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Health Educ Res. 2010 Aug;25(4):575-84. doi: 10.1093/her/cyq001. Epub 2010 Feb 18.

Examining the relationships of depressive symptoms, stigma, social support and regimen-specific support on quality of life in adult patients with epilepsy.

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  • 1Division of Global Migration.uarantine, National Center for Preparedness, Detection, and Control of Infectious Diseases, Centers for Disease Control and Prevention, 1600 Clifton Road, Atlanta, GA 30333, USA.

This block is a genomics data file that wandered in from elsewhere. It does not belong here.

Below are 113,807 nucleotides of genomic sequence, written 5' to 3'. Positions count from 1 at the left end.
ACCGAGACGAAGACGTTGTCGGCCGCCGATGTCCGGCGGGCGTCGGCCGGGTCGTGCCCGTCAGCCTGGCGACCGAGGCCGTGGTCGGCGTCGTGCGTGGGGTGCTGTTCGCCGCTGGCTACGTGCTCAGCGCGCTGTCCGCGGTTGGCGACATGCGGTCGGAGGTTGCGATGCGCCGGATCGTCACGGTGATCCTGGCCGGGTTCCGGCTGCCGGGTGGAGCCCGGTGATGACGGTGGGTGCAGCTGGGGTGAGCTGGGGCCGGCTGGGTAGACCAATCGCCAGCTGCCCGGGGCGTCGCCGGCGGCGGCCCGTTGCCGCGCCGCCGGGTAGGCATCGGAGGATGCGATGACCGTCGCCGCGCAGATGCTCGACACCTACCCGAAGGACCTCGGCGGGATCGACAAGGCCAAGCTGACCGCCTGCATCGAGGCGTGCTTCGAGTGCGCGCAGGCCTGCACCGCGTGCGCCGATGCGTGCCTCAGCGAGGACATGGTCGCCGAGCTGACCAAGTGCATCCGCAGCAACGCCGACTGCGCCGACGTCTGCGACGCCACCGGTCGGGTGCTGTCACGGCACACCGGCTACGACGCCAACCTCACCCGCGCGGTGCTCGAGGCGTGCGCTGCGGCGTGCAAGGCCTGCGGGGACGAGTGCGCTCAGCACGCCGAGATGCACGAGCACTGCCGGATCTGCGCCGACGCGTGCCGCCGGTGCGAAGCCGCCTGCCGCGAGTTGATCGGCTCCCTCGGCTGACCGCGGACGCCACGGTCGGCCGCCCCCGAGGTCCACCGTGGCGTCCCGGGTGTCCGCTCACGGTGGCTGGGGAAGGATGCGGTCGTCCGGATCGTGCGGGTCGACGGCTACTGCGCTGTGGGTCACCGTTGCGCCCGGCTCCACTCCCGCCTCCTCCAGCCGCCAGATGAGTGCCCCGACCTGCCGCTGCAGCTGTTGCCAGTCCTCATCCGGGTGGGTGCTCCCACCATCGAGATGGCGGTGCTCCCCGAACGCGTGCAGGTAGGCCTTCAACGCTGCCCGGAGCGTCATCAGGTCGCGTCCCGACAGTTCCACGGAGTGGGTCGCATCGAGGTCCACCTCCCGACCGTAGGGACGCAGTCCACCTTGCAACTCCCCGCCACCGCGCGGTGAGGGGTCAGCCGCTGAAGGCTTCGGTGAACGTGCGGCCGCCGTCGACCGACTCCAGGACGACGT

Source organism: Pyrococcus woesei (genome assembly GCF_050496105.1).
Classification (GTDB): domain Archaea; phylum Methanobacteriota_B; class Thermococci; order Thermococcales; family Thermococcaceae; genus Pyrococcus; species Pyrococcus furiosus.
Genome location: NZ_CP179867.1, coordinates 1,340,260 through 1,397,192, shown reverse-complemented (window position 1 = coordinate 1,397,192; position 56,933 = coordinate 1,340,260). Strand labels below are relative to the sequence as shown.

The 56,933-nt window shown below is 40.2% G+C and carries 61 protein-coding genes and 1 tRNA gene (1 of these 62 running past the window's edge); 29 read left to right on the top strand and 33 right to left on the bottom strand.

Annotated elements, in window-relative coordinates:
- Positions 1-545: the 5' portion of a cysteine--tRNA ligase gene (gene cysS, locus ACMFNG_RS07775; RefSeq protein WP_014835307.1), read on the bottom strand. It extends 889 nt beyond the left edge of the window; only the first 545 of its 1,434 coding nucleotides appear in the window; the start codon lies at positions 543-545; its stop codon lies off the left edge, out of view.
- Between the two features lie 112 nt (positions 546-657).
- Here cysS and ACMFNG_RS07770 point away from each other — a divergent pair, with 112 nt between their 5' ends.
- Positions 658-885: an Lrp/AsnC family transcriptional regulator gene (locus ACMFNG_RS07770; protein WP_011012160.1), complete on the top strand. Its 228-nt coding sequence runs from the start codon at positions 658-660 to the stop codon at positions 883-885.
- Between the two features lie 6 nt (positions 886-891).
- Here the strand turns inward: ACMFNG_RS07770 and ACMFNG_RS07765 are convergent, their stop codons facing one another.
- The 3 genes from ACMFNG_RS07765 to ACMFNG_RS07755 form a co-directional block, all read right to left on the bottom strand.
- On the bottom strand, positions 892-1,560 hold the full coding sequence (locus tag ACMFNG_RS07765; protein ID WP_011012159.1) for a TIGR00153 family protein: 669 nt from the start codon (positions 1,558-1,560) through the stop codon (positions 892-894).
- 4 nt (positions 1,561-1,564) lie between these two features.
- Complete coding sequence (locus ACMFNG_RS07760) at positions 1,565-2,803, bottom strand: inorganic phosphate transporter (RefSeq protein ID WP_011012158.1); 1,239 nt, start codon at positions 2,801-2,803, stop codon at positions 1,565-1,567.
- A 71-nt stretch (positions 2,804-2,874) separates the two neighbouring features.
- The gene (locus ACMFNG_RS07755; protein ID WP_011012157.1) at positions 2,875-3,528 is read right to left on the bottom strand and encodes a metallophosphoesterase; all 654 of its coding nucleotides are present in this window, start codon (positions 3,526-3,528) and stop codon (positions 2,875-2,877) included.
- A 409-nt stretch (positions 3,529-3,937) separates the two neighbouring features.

Epilepsy research efforts have primarily focused on medical treatment and physical management of epilepsy; however, to provide comprehensive care, efforts cannot focus solely on physical manifestations of epilepsy. Research findings show that people with epilepsy face many challenges that can negatively affect quality of life (QOL). In this descriptive study, we examined the individual relationships between depressive symptoms, stigma, social support and regimen-specific support and QOL in adults with epilepsy. Study data were obtained from a subset of patients (N = 147) who participated in a longitudinal study of adult patients with epilepsy. Measures of QOL, depressive symptoms, stigma, social support and regimen-specific support were analyzed to answer the research questions. The results of correlational analyses revealed statistically significant negative correlations between depressive symptoms, stigma and sometimes regimen-specific support and QOL and statistically significant positive correlations between social support and QOL. A hierarchical multiple linear regression model revealed that depressive symptoms accounted for the most variance in QOL. Psychosocial variables measured 3 months prior to QOL were entered into a hierarchical multiple linear regression model, revealing that depressive symptoms, stigma and social support can be used to predict QOL at a later time.

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